Let’s vote with an eye to the future and stop this electoral merry-go round
One of the casualties of modern life in a technological age has been our attention span.
Some scientists maintain that our attention spans have halved during the past three decades. Instead of someone being able to pay attention for an average of eight seconds, it is now estimated to be four. Instead of paying attention for four minutes, it is now two. Instead of spending 30 seconds on a website, it’s 15 seconds. So what does this mean for politics and governments?
It means our attention span and consequently our tolerance of unpopular governments is much shorter than it was in the past.
Instead of giving leaders and governments a second chance, or at least enough time to see if their promised reforms are being Ã‚Âdelivered, we seem to want to Ã‚Âpunish them at the ballot box while the jury is still out about the efficacy of their plans and strategies. In doing so, we stifle the capacity for long-term reform and planning.
What is the incentive for governments to pursue reforms that will pay off in a decade when all we are concerned about are our individual circumstances and our material and emotional wellbeing in the next minute or hour or two?
The disappointing reality is, if we punish forward-thinking governments, then there is no incentive for politicians to be forward thinking in the first place.
In the not-so-recent past, great reforms took years — and, in some cases, successive governments — to implement.
Consider this. On January 18, 1979, John Howard as treasurer in the Fraser government appointed the Campbell inquiry into our finÃ‚Âancial system.
The explicit goal of the inquiry, according to Howard, was to kick-start reform so the finÃ‚Âancial system could “meet the current and future needs of the Australian economy.
It was more than two years later, in 1981, that the committee delivered its 800-plus page report to the government. It took a further two years — including a change of government — for one of the key recommendations of the report, the floating of the dollar, to be implemented in December 1983. By 1986, many of the key reforms of the Campbell inquiry had been adopted by the Hawke Labor government.
All of this makes me question if Australians would have the same appetite and patience for reform if reforms of that scale were proposed today.
We already know the answer to this — and the first-term Abbott government has learned the hard way. Joe Hockey’s 2014 budget tried to solve decadesÃ¢â‚¬â„¢ worth of future problems in a single bound and that included reform of the fiscal situation, a rethink of the relationship between the individual and the government, and ambitious policies to “future proof Australia.
But while some citizens might have respected its noble aims, Hockey’s first budget was far too ambitious for most electors.
Voters weren’t thinking about what the policies would mean in 10 years, they were thinking about how the policies would affect them in a year or maybe less.
If the opinion polls at the time were anything to go by, if the Treasurer and Tony Abbott had stuck to key elements of their plan voters would have been more than prepared to give the federal government a huge kick at the ballot box. In state politics, a similar situation is occurring, with first-term governments thrown out in Queensland and Victoria.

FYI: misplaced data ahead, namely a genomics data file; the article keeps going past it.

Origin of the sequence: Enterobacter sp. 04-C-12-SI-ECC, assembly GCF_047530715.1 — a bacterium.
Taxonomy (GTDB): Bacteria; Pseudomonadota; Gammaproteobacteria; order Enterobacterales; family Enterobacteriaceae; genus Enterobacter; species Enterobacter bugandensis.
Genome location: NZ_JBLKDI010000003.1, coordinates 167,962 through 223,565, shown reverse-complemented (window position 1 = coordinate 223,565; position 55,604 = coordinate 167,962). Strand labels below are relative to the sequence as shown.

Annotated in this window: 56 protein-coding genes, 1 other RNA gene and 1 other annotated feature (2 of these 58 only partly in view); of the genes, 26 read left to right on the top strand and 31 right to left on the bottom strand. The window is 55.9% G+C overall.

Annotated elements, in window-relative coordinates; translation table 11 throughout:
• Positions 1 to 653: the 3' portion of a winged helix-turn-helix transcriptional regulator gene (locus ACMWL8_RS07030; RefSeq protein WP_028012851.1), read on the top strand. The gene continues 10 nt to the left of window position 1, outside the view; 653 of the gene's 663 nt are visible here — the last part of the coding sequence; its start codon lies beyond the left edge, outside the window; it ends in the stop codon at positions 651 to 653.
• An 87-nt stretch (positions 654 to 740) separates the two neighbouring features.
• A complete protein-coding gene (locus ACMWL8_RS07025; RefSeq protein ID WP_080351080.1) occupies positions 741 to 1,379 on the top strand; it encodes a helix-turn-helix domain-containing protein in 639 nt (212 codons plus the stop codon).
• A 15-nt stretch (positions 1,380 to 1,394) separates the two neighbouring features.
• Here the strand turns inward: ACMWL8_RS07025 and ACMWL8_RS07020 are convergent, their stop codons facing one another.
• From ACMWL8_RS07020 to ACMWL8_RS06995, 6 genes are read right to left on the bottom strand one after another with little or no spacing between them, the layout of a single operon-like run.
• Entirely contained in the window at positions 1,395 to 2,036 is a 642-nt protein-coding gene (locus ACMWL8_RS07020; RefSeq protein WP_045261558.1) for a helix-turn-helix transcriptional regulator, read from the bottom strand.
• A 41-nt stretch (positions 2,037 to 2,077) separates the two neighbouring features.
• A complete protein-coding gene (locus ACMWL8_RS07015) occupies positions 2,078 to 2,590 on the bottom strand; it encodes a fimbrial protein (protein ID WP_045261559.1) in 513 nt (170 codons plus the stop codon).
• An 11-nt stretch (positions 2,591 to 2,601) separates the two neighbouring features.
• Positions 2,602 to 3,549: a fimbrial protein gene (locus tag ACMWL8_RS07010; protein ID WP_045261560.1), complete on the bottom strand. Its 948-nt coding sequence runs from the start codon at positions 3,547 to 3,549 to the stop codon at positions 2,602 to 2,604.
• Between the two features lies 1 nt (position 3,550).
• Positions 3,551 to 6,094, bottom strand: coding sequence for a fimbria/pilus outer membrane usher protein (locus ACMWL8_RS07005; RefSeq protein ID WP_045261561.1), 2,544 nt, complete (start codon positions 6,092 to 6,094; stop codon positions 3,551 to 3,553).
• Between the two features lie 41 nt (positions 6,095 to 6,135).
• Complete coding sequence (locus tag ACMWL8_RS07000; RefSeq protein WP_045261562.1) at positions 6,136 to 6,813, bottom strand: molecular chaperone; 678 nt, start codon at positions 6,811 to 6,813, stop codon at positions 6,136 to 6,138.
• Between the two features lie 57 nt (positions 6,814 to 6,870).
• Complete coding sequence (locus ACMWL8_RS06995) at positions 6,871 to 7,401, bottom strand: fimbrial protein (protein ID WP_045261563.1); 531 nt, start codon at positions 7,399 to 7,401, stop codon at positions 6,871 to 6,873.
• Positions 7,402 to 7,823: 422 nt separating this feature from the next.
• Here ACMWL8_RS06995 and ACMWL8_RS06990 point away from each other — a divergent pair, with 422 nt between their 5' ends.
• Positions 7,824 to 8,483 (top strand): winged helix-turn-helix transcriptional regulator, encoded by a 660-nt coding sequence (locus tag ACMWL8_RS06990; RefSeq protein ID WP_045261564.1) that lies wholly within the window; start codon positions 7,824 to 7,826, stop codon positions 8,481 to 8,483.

In Queensland, it wasn’t just that voters weren’t thinking long term about the future, it was that they also had forgotten the past.
The first-term Newman government was thrown out for Labor, which had been slaughtered at the previous state election.
Voters seemed to forget the anger that led them to boot out Campbell Newman and his Liberal National Party team this year was the same anger used dramatically to eject Anna Bligh a few years earlier.
They also forgot that, despite Queensland Labor’s strong anti-privatisation campaign this year, it was Bligh who remarked in 2009 with reference to electricity privatisation that “in a household if you want a new car, then you sell your old car.
Admittedly, Newman squandered the public’s goodwill and was personally responsible for not being able to see through his own reforms.
Last Saturday in NSW, a neophyte opposition leader — standing against a popular, cleanskin premier — achieved a swing to Labor of 9 per cent which, not so long ago, would have been a game changer.
All of this febrile electoral energy calls for a rethink of our political system. But instead of it being led from the top to the bottom, this fundamental change needs to be initiated by the voters, not by our political leaders.
As citizens, we ought step back and think that the same instant gratification we have come to expect in most parts of our lives simply cannot and should not determine our voting intentions. To allow this short-sightedness to influence our choices at the ballot box simply will lead to a revolving door of state and federal governments with nothing significant actually being achieved before the next mob briefly occupies the ministerial offices. Starting now, we ought to try to stop this absurd electoral merry-go-round.
Maybe, just maybe, the next time we vote, we should think more clearly about Australia’s future before we take our short memories and even shorter memory spans back to the ballot box.
Ross Fitzgerald is the author of 36 books, including his memoir, ‘My Name is Ross: An Alcoholic’s Journey’, available as an e-book and as a talking book from Vision Australia.
The Weekend Australian, April 4-5, 2015, Inquirer p 20.